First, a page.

Professional and Creative Writing BA

Arts, Media and Publishing

Arts, Media and Publishing
Arts, Media and Publishing
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What will you be working towards?

Alternative Title Professional and Creative Writing BA
Code W801
Qualification Type Undergraduate Qualification
Qualification Level Level 6
Course type Full Time

Overview

BA (Hons) Professional and Creative Writing is more than just a creative writing degree.

More information on the website https://grimsby.ac.uk/higher-education-course/ba-hons-professional-creative-writing/

Applications are via UCAS - https://digital.ucas.com/coursedisplay/courses/b88691d4-77c3-499f-9396-046f520cb654?academicYearId=2021

Alongside short stories and novels, you will have the opportunity to learn how to write scripts for television, film, radio, games and comics, as well as non-fiction books and articles, developing a wide-ranging skillset and portfolio.

You will focus on creative writing in professional contexts, covering how to advance writing skills with topics such as plot structure and character development, alongside tailoring writing style and format to meet the requirements of specific publications and contexts.

You will be encouraged to view yourself as a freelance writer during the programme (although this is optional). Many of your assignments are designed so that you can directly submit them to professional companies for potential publishing or production.

You will also benefit from publishing and production opportunities in-house and through our industry contacts, for example we have had students’ short stories in professional anthologies, students’ scripts produced by our FD Television Production students, and students working as scriptwriters and journalists for ESTV (a college run student channel). Our students have also gained internships with local and national newspapers, magazines and publishers.

You will begin the degree with a love for writing and have the potential to graduate as a professional.

Details

Level 4 – Year 1.

In your first year, you will study a range of writing specialisms.

Introduction to Prose, Introduction to Scriptwriting for Film, Introduction to Scriptwriting for Radio, Introduction to Non-Fiction, The Writer and the Reader, and Research and Observation.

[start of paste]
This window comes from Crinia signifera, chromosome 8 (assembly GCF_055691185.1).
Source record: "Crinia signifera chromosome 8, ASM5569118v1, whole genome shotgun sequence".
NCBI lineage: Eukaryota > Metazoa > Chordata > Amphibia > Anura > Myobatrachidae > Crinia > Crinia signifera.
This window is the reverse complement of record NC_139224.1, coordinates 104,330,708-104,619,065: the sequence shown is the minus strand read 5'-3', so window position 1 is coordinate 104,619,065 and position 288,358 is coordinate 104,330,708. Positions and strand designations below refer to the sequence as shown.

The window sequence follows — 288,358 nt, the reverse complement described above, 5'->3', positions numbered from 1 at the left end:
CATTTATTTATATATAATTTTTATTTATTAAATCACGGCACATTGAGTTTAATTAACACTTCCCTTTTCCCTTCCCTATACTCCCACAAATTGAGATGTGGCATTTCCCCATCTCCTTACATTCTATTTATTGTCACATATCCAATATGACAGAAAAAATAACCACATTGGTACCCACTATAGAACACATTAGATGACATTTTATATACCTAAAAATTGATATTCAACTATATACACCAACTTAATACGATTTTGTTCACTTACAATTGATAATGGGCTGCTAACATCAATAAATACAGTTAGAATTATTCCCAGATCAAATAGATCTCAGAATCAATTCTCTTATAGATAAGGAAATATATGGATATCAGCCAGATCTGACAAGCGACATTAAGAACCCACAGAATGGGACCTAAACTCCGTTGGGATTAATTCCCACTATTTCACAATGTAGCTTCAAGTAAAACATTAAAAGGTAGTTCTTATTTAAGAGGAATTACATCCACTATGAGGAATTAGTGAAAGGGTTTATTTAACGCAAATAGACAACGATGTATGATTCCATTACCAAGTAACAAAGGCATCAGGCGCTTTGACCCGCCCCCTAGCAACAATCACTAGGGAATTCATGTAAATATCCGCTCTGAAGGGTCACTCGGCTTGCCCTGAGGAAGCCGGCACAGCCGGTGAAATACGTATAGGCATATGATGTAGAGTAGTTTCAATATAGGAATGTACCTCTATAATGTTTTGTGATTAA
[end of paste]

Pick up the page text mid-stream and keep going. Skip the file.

Level 5 – Year 2.

In your second year, you will begin to specialise, selecting your preferred mediums. You will also study narrative techniques and genre.

Core modules: Genre, Introduction to the Study of Narrative and The Principles of Narrative. Optional modules: Prose, Scriptwriting for Film and TV, Scriptwriting for Sequential Art, Non-Fictional Specialist Writing and Game Narrative Design.

Level 6 – Year 3.

In your third year, you will specialise in your preferred medium and develop your Final Major Project, which may be, for example a novel, non-fiction book or feature film script. Alongside, there are complimentary modules to help you perfect your writing practice and break into the industry. Final Major Project, Market Research for Writers, Retrospection and Professional Practice.


How will it be delivered?

Students will need to attend university two days a week. They will also need time for self-directed study and assessment completion, which can be done at home or at university to suit individuals’ commitments and preferences.

Entry requirements

80 UCAS points (UCAS 2017 tariff). This equates to MMP or above at BTEC National Diploma, CCD at A-Level, or Merit on the Diploma Foundation Studies (Art, Design and Media). Also, a minimum of grade 4 (A to C GCSE or Level 2) in English.

Alternatively, applicants may evidence their capability through samples of their writing and the satisfactory completion of an essay task, set at interview.

Your next steps...

Previous writing graduates have gone on to gain international publishing deals for their novels and production deals for their scripts, locally, nationally and even in Hollywood. Many also work full-time in the writing industry, for example writing non-fiction for magazines and online publications; in marketing positions; or as managers at publishing houses and newspapers. Others work freelance writing articles, as proofreaders, or self-publishing books. Some graduates prefer to continue their education with a master’s degree and/or a teaching qualification, going on to careers teaching English, creative writing, media and other relevant subjects. Doing this degree will increase your chances of publication and of a career in any area of the writing or education industries.